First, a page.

For anyone who is stumbling upon my blog for the first time, this is a post about the Eroticon 2019 conference for Erotic creative content producers, held annually at Arlington House in Camden, London.
Meet and Greet
At Friday night’s meet and greet, I donned my purple cord skirt and went to gather with other folks who’d travelled to the Holiday Inn at Camden Lock. In the hotel lobby I got to see Little Switch Bitch and her hubby, which was awesome, as she’s a blogger who I didn’t meet last year. Hugs were exchanged and I also got chatting to Bianca from Helen’s Toybox.
During the evening, I acquired some rosé wine. Cara Thereon had asked us to write on some pieces of card any nuggets of wisdom we would like to share with fellow bloggers, or those who are interested in becoming bloggers / other creative content producers. The reason for this was so that these epithets could be read out during the opening Key Note talk given by Molly.
More about this below. I also chatted with @EveRay1, Innocent Loverboy, Jo, Marie, sub-Bee, Girl on The Net, Tabitha Rayne, Posy Churchgate (my roommate at the Holiday Inn), Petra Pan, Candy Snatch, Sparrow, and Valery North, to name a few of the cool folks I encountered.
Unfortunately, Alix Foxx (the scheduled Key Note speaker) had been called away from attending Eroticon due to extenuating circumstances. 🙁 Our thoughts are with Alix. Molly used the cards we’d written our top blogger tips on, to fill the interlude; a few gems that were passed to us from these cards included:
1. DM other bloggers and followers like you are pen pals.
2. Write for yourself and explore your taboos.
3. Bums are great for photography!
4. Memes provide an excellent opportunity to engage with other members of the community.
5. Pitch ideas and punch above your weight.
6. Just start writing and carry on!
7. Take a chance on opportunities that present themselves. Unexpected ones are often some of the best!
8. Use filters (if you want to) in your photography. When you find one you really like, make it your signature.
9. Write what you know. ‘Stories’ matter, and if it matters to you, then write it!
10. Use adverts sparingly.
11. Strip your personal data from photos. Beware if you use a camera phone, it may put your name in the data!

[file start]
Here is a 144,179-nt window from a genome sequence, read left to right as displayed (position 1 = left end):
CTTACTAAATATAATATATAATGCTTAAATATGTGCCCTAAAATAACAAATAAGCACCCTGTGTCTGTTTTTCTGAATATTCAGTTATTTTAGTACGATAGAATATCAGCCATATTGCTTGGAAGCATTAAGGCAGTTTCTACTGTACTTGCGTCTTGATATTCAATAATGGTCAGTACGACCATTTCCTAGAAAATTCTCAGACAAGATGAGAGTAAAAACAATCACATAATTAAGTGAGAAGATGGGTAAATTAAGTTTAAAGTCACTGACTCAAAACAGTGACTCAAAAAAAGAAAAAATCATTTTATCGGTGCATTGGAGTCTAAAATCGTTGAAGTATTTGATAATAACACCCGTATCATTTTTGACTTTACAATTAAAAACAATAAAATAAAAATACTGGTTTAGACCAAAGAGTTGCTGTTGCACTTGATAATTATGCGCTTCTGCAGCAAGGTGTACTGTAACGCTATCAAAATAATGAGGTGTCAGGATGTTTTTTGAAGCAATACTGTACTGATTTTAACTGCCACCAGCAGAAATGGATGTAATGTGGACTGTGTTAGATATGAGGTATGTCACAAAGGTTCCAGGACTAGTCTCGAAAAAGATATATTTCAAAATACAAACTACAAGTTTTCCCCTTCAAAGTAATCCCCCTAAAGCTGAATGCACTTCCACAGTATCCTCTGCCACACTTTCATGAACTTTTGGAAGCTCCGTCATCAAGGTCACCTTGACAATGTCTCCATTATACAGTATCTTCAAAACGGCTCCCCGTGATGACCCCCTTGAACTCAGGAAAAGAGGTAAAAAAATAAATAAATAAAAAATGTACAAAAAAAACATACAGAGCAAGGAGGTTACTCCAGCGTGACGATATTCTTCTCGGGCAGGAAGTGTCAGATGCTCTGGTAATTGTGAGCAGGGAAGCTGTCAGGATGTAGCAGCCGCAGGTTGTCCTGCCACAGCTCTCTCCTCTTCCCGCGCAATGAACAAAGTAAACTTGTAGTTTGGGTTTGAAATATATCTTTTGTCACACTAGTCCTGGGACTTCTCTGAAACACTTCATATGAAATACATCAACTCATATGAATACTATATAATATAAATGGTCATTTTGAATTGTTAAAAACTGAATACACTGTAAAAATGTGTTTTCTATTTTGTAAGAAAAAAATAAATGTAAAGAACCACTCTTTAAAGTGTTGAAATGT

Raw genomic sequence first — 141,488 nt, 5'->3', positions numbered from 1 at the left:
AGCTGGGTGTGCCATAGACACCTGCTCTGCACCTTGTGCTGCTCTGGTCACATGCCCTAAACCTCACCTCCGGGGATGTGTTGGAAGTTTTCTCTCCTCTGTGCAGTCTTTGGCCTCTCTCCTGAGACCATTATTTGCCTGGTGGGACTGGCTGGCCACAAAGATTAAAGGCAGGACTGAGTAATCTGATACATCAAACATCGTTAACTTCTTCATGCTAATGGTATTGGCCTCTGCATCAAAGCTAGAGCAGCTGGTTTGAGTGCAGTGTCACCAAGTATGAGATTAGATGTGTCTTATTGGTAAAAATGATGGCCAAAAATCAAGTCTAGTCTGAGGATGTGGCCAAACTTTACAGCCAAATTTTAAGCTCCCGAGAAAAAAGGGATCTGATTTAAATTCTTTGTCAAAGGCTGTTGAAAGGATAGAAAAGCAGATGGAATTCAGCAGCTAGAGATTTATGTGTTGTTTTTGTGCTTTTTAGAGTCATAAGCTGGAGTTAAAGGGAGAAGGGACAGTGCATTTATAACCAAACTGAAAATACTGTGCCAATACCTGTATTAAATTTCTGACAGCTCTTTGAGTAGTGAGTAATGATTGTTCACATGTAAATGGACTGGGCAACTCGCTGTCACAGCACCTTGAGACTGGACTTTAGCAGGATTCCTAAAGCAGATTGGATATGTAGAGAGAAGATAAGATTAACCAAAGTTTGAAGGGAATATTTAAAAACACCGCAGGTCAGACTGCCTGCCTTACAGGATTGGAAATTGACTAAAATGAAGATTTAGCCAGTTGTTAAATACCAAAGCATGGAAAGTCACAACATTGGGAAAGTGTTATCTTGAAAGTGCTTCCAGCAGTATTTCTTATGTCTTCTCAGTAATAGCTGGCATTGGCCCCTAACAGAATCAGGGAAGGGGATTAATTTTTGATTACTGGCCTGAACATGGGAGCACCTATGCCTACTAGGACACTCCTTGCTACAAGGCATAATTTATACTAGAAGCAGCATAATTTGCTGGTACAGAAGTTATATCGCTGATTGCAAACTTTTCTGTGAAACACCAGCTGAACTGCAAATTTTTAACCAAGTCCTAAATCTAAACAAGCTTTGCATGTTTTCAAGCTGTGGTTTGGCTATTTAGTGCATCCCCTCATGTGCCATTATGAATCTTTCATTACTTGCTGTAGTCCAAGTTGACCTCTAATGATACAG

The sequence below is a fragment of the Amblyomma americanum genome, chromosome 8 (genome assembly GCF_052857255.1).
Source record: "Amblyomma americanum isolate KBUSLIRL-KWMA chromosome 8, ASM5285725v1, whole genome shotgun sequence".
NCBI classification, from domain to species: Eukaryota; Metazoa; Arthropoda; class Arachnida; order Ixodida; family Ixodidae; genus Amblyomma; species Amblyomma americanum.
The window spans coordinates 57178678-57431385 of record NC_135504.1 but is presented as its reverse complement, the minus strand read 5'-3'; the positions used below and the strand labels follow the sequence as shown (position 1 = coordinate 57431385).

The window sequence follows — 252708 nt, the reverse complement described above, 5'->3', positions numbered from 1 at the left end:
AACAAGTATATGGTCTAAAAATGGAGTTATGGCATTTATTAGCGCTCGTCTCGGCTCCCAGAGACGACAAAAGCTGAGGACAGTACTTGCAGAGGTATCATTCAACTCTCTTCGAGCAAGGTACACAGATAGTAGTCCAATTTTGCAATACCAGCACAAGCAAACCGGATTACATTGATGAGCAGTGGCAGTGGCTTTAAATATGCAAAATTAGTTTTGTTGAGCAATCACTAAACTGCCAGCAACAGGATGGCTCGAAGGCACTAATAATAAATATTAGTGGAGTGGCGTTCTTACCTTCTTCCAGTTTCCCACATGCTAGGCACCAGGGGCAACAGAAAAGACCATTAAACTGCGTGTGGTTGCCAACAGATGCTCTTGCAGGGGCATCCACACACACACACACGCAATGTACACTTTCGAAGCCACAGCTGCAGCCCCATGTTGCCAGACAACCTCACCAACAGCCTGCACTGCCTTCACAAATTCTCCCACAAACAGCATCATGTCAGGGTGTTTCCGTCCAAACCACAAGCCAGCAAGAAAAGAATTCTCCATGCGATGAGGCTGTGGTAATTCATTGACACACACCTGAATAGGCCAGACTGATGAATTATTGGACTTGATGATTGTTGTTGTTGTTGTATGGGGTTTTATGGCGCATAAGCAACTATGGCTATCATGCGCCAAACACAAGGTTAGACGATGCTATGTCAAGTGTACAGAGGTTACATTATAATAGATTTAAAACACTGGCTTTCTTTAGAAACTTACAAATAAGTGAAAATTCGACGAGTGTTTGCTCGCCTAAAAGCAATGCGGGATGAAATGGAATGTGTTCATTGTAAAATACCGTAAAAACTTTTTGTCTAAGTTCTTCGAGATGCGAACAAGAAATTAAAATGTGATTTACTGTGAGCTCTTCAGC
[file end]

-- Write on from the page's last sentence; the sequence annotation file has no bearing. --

Okay, there were a load of other fantastic pieces of advice. I cannot remember who said each one. But that gives you some idea of how we started proceedings on Saturday.
The first talk I went to was Eleanor Janega’s Insatiable: A History of Women and Desire. In this enthusiastic presentation, I was enlightened and simultaneously enraged that women were referred to in the classical humoral period as ‘cold / wet’ for being irrational and emotional. Apparently, we are not interested in sex, yet when we look at the Catholic Church’s flow-chart of approved sex it’s not hard to see why! There are simply too many rules for what type of sex we can have, why we want to do it, and heaven forbid we make it last any longer than it needs to! Basically, the reason for having sex at all was to procreate. Ban any enjoyment from it.
Dr Janega pointed out that women’s love in general is accused of being insatiable.
“Whereas a single cock is sufficient for ten hens; ten men cannot satisfy ten women.”
Other notable snippets from the talk are the observation that women needed to be controlled. Why? Because according to the medieval camp, they just want sex. Oh, and they’re also irrational for wanting sex during menstruation or any holy day. And the church contradict themselves when they say that Eve committed the ‘original sin’ in the Garden of Eden. Why was sex not needed in the garden, when surely, they needed more children to be born to worship God?! They had no logic there.